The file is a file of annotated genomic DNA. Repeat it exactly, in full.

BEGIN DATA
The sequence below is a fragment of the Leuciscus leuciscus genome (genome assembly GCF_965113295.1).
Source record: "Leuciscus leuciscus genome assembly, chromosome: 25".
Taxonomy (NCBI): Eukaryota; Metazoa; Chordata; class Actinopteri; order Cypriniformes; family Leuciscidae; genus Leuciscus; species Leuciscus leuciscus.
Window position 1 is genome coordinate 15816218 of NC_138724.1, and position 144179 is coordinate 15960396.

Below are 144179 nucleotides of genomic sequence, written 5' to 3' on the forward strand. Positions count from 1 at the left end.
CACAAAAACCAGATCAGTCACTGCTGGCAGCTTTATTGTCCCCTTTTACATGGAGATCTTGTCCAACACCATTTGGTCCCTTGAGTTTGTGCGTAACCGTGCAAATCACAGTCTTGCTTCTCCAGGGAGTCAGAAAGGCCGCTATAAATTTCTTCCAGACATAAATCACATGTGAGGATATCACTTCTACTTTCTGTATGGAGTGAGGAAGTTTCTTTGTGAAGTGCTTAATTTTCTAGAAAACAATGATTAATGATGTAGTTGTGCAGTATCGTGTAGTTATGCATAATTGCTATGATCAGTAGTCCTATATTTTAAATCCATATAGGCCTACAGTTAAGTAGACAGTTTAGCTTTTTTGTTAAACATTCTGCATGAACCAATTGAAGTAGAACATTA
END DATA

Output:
The sequence below is a fragment of the Leuciscus leuciscus genome (genome assembly GCF_965113295.1).
Source record: "Leuciscus leuciscus genome assembly, chromosome: 25".
Taxonomy (NCBI): Eukaryota; Metazoa; Chordata; class Actinopteri; order Cypriniformes; family Leuciscidae; genus Leuciscus; species Leuciscus leuciscus.
Window position 1 is genome coordinate 15816218 of NC_138724.1, and position 144179 is coordinate 15960396.

Below are 144179 nucleotides of genomic sequence, written 5' to 3' on the forward strand. Positions count from 1 at the left end.
CACAAAAACCAGATCAGTCACTGCTGGCAGCTTTATTGTCCCCTTTTACATGGAGATCTTGTCCAACACCATTTGGTCCCTTGAGTTTGTGCGTAACCGTGCAAATCACAGTCTTGCTTCTCCAGGGAGTCAGAAAGGCCGCTATAAATTTCTTCCAGACATAAATCACATGTGAGGATATCACTTCTACTTTCTGTATGGAGTGAGGAAGTTTCTTTGTGAAGTGCTTAATTTTCTAGAAAACAATGATTAATGATGTAGTTGTGCAGTATCGTGTAGTTATGCATAATTGCTATGATCAGTAGTCCTATATTTTAAATCCATATAGGCCTACAGTTAAGTAGACAGTTTAGCTTTTTTGTTAAACATTCTGCATGAACCAATTGAAGTAGAACATTA